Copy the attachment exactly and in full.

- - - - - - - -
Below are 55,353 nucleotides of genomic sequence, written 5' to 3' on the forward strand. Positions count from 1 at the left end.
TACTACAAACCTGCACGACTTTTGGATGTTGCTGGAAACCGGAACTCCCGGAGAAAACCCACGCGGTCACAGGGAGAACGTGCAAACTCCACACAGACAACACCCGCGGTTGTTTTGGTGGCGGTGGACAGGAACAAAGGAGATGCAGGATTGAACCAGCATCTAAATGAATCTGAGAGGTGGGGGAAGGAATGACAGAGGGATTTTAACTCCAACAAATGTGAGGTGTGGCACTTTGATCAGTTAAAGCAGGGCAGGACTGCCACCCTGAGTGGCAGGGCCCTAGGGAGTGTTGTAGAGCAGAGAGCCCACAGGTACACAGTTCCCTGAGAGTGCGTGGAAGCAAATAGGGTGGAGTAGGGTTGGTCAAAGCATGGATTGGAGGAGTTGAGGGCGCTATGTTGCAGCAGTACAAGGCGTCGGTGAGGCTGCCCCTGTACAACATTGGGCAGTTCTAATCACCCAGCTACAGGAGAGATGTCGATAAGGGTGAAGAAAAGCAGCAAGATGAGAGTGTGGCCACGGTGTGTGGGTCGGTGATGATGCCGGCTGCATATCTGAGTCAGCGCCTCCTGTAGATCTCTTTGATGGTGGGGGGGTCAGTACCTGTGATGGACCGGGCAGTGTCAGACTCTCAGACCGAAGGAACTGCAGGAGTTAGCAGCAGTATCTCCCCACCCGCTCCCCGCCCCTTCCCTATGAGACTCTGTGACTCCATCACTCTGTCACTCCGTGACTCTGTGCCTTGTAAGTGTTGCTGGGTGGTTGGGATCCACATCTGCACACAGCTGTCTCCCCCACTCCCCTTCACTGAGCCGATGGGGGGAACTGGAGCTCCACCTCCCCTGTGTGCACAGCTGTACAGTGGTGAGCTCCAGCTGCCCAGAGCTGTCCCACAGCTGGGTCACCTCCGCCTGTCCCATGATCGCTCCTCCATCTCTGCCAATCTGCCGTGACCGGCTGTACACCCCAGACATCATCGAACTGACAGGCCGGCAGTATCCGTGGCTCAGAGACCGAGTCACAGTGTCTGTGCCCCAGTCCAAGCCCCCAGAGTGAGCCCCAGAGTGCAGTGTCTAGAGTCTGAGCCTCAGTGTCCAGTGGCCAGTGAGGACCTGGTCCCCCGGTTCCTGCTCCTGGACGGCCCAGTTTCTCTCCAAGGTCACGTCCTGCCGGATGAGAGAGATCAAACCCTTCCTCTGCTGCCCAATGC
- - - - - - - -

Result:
Below are 55,353 nucleotides of genomic sequence, written 5' to 3' on the forward strand. Positions count from 1 at the left end.
TACTACAAACCTGCACGACTTTTGGATGTTGCTGGAAACCGGAACTCCCGGAGAAAACCCACGCGGTCACAGGGAGAACGTGCAAACTCCACACAGACAACACCCGCGGTTGTTTTGGTGGCGGTGGACAGGAACAAAGGAGATGCAGGATTGAACCAGCATCTAAATGAATCTGAGAGGTGGGGGAAGGAATGACAGAGGGATTTTAACTCCAACAAATGTGAGGTGTGGCACTTTGATCAGTTAAAGCAGGGCAGGACTGCCACCCTGAGTGGCAGGGCCCTAGGGAGTGTTGTAGAGCAGAGAGCCCACAGGTACACAGTTCCCTGAGAGTGCGTGGAAGCAAATAGGGTGGAGTAGGGTTGGTCAAAGCATGGATTGGAGGAGTTGAGGGCGCTATGTTGCAGCAGTACAAGGCGTCGGTGAGGCTGCCCCTGTACAACATTGGGCAGTTCTAATCACCCAGCTACAGGAGAGATGTCGATAAGGGTGAAGAAAAGCAGCAAGATGAGAGTGTGGCCACGGTGTGTGGGTCGGTGATGATGCCGGCTGCATATCTGAGTCAGCGCCTCCTGTAGATCTCTTTGATGGTGGGGGGGTCAGTACCTGTGATGGACCGGGCAGTGTCAGACTCTCAGACCGAAGGAACTGCAGGAGTTAGCAGCAGTATCTCCCCACCCGCTCCCCGCCCCTTCCCTATGAGACTCTGTGACTCCATCACTCTGTCACTCCGTGACTCTGTGCCTTGTAAGTGTTGCTGGGTGGTTGGGATCCACATCTGCACACAGCTGTCTCCCCCACTCCCCTTCACTGAGCCGATGGGGGGAACTGGAGCTCCACCTCCCCTGTGTGCACAGCTGTACAGTGGTGAGCTCCAGCTGCCCAGAGCTGTCCCACAGCTGGGTCACCTCCGCCTGTCCCATGATCGCTCCTCCATCTCTGCCAATCTGCCGTGACCGGCTGTACACCCCAGACATCATCGAACTGACAGGCCGGCAGTATCCGTGGCTCAGAGACCGAGTCACAGTGTCTGTGCCCCAGTCCAAGCCCCCAGAGTGAGCCCCAGAGTGCAGTGTCTAGAGTCTGAGCCTCAGTGTCCAGTGGCCAGTGAGGACCTGGTCCCCCGGTTCCTGCTCCTGGACGGCCCAGTTTCTCTCCAAGGTCACGTCCTGCCGGATGAGAGAGATCAAACCCTTCCTCTGCTGCCCAATGC